A few days ago I was flipping through the channels when I came to a live broadcast of the National Book Festival in Washington, D.C. There speaking to a group of hundreds of admirers was Robert Caro, the great biographer of Lyndon Johnson.
As of 2012, Caro has now completed four of a projected five volumes covering the years of LBJ. Caro had a lot of interesting things to say about Johnson the man. But what I found most interesting was his reflection on how he conceives of his project. He told the crowd:
I don't think of these books as being about Lyndon Johnson. . . . I never had the slightest interest in writing a book just to tell the life of a famous man. From the moment I first thought of doing books, I thought of biographies as a way of examining the great forces that shaped the times that they lived in.
Caro's words reminded me of something I had read in the original preface to Fernand Braudel's 600,000-word history of the Mediterranean world during the second half of the sixteenth century. A father of modern historiography, Braudel relates that when he began his research on what would eventually become such a massive work, he meant only to write a diplomatic history of the reign of the Spanish king Philip II. But the further he explored the man and his times, the more the historian realized that whether he was studying the king of Spain or Don John of Austria, "despite their illusions" such leaders of the time were "more acted upon than actors" (19).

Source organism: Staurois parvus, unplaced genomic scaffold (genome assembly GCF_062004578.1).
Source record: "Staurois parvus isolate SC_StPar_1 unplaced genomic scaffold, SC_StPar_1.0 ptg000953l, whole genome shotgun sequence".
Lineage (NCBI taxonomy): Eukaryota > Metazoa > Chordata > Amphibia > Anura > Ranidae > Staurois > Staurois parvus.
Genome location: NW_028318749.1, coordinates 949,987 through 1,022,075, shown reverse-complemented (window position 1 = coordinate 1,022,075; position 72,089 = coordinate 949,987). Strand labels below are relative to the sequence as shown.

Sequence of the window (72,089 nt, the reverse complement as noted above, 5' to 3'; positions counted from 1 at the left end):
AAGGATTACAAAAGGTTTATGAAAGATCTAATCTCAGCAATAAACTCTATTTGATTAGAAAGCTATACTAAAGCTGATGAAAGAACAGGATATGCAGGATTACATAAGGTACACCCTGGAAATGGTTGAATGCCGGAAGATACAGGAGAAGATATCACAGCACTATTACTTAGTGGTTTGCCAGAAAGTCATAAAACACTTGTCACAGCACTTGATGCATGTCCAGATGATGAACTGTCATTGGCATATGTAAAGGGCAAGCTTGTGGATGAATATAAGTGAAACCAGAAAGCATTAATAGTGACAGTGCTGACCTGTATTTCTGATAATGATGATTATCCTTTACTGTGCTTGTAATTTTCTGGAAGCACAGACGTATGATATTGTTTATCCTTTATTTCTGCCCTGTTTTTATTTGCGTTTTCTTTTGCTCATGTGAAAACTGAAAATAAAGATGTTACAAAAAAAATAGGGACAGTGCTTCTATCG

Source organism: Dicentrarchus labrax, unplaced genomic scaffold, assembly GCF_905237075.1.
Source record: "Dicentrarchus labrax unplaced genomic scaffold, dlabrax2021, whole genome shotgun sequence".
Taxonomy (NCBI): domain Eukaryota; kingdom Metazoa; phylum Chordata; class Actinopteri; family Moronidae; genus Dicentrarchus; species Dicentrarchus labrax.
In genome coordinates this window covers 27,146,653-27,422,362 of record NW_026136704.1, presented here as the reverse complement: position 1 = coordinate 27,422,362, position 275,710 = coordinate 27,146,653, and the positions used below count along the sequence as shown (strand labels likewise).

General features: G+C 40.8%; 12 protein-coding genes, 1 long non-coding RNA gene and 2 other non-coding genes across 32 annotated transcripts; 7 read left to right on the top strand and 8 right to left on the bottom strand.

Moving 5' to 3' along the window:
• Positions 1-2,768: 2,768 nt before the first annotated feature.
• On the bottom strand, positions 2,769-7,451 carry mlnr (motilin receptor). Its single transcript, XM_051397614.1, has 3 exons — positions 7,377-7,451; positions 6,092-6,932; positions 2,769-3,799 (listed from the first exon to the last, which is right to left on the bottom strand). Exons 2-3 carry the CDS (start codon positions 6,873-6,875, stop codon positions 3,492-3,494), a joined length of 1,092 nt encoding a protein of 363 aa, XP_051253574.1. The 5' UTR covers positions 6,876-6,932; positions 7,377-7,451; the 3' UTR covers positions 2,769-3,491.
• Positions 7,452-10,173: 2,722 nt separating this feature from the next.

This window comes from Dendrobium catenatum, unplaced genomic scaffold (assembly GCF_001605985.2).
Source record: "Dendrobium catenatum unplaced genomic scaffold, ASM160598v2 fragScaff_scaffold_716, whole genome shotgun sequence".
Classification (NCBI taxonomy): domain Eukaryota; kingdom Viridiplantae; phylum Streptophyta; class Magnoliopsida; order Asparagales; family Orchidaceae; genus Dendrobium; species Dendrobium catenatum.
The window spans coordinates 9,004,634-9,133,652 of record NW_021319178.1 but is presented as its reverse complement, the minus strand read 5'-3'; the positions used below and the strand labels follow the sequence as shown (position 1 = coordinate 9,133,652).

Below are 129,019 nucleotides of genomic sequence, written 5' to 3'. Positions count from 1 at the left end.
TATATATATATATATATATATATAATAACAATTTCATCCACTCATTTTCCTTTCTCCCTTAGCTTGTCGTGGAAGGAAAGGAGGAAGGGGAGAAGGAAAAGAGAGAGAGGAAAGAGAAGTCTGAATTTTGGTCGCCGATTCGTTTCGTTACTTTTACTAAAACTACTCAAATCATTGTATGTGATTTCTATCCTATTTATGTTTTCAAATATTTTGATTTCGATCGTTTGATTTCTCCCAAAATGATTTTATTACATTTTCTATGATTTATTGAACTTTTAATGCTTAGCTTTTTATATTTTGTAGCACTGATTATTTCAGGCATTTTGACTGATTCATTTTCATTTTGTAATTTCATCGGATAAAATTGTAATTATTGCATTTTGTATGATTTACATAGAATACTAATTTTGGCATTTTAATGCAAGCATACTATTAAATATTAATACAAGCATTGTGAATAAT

More acted upon than actors. Such an interesting phrase, it suggests that although it would be foolish to say that human leaders such as Alexander the Great or Martin Luther or Adolf Hitler made no real difference, historical contexts like geography, political states, and economies are also "participants" in the story that is history.
So, whatever I eventually publish in the field of history, I want it to be about people. I also want it to be about "the great forces that shaped the times they lived in." That seems to me the right way.